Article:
3.5. Essential Fatty Acids

Other nutrients may play a role in preventing and treating diabetic neuropathy. A Japanese study of 21 type 2 diabetic neuropathy patients reported that daily supplementation of purified fish oil containing 1,800 mg of EPA (eicospentaenoic acid- an omega 3 fatty acid) for 48 weeks was associated with significant improvements in numbness and vibratory thresholds in the feet, as well as decreased amounts of albumin in urine[26]. Another study of 22 diabetic neuropathy patients reported that daily supplementation with 360 mg of gamma-linolenic acid (an omega-6 fat from evening primrose oil) for 6 months was associated with significantly better neuropathy symptoms and peripheral nerve velocity as compared to diabetic neuropathy patients given placebo[27].

3.6. Minerals

Magnesium levels are often low in diabetics. A study of 110 magnesium depleted type 1 diabetic patients reported that that 300 mg daily magnesium supplementation for 5 years was associated with less risk of polyneuropathy as compared to patients given placebo[28]. Another study reported significant improvement of peripheral nerve conduction velocities in 60 diabetic neuropathy patients treated with 267 mg of zinc daily[29].

3.7. Herbs

Use of herb mixtures are commonly used in Chinese herbal medicine to treat diabetic neuropathy. A meta-analysis of 18 Chinese studies treated diabetic neuropathy patients with either herbal mixtures or vitamin B12 and/or B1 as a control[30]. Herbs used to treat diabetic neuropathy patients included Astragalus Radix (huangqi) (13 studies), Angelicae Sinesis Radix (danggui) (12 studies), Pheretime (dilong) (10 studies) and 10 other herbs. Meta-analysis of these studies reported that subjective diabetic neuropathy symptoms, tendon reflex and nerve conduction velocity improved in the patients given mixtures of Chinese herbs as compared to vitamin B12 and/or B1 as a control. However, none of these 18 studies were double-blinded, none reported possible adverse effects, and many of these 18 studies were of poor methodological quality. The authors recommended more rigorous study of Chinese herbal treatment on diabetic neuropathy patients[30].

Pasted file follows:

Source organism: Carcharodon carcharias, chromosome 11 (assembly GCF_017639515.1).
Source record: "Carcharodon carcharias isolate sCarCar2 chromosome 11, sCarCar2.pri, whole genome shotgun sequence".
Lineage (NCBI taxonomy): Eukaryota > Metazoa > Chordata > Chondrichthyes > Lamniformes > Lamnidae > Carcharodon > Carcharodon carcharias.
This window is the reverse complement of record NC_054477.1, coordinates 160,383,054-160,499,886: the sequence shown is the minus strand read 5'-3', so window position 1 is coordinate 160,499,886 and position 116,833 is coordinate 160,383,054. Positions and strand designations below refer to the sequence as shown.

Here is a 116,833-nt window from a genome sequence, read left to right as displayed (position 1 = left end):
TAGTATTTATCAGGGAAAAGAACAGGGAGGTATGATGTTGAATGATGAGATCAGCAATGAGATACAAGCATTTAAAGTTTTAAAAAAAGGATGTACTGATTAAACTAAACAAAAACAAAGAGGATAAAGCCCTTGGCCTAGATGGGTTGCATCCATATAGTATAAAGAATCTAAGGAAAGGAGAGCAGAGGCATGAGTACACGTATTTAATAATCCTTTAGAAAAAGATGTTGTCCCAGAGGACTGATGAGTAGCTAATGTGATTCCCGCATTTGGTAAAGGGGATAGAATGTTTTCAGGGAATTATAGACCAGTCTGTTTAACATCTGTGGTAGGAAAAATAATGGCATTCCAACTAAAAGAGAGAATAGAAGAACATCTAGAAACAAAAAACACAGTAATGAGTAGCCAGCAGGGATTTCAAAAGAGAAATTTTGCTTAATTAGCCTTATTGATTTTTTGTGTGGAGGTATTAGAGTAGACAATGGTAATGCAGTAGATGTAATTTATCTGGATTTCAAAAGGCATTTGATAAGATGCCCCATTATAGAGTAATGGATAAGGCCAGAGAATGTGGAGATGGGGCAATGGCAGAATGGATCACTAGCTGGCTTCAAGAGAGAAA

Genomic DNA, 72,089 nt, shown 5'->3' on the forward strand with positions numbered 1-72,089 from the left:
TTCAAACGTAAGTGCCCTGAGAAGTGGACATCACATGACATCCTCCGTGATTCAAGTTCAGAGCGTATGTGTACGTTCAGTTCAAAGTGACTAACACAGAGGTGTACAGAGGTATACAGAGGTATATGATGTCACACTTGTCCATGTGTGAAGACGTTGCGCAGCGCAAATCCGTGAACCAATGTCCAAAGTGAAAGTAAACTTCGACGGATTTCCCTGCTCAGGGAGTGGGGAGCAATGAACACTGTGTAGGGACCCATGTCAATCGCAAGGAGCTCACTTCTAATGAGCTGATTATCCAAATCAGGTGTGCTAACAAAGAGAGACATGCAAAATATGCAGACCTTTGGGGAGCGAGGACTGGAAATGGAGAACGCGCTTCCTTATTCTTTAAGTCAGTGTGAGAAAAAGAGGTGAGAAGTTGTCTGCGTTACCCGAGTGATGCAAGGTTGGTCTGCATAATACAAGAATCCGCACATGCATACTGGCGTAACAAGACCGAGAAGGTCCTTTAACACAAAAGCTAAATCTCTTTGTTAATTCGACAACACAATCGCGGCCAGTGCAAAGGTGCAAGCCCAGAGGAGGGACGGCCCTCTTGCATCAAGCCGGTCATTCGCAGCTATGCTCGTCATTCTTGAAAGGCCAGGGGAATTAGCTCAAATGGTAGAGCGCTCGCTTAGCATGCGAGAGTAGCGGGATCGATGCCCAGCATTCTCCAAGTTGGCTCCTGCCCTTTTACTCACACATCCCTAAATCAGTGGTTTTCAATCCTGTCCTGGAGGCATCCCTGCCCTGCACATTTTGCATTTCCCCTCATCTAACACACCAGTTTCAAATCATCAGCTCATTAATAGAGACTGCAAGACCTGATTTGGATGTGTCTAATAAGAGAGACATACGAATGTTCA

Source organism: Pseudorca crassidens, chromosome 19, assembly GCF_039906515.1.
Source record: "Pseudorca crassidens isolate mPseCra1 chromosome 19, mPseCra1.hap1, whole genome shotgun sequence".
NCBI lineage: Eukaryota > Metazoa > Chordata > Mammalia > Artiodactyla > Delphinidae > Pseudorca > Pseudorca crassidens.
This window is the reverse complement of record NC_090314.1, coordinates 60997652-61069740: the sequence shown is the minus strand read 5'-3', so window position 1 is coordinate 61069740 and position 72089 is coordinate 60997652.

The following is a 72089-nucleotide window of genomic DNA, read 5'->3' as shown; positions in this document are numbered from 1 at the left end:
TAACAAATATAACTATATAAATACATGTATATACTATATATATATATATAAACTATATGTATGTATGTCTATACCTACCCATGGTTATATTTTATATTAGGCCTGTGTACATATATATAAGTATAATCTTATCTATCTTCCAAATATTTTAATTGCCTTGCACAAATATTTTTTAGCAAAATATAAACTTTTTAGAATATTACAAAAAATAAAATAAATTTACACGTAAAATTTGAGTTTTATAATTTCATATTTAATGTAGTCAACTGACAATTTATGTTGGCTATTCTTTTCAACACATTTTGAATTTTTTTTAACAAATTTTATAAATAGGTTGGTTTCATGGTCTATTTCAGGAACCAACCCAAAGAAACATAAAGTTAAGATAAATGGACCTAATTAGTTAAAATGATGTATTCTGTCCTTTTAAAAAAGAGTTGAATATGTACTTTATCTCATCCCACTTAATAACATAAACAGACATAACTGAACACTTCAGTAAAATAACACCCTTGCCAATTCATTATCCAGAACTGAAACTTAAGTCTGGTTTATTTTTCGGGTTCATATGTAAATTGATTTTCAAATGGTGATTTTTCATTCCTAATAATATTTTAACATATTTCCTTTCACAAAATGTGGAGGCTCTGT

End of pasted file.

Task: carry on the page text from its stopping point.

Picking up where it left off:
3.8. Nutritional Studies with Animal Diabetic Neuropathy

In a rat type 2 diabetic model, supplementation with coenzyme Q10 was reported to prevent peripheral neuropathy and attenuate neuron loss[31]. Another study with diabetic rats reported that high dose oral n-acetyl cysteine (1.5 gr/ Kg weight/ day) was able to significantly inhibit oxidative stress and peripheral neuropathy[32]. Several studies with diabetic lab rats have reported that diets supplemented with the amino acid taurine is associated with significantly better peripheral nerve velocity, significantly better nerve peripheral blood flow and significantly better sensory thresholds as compared to rats not provided with taurine[33-4].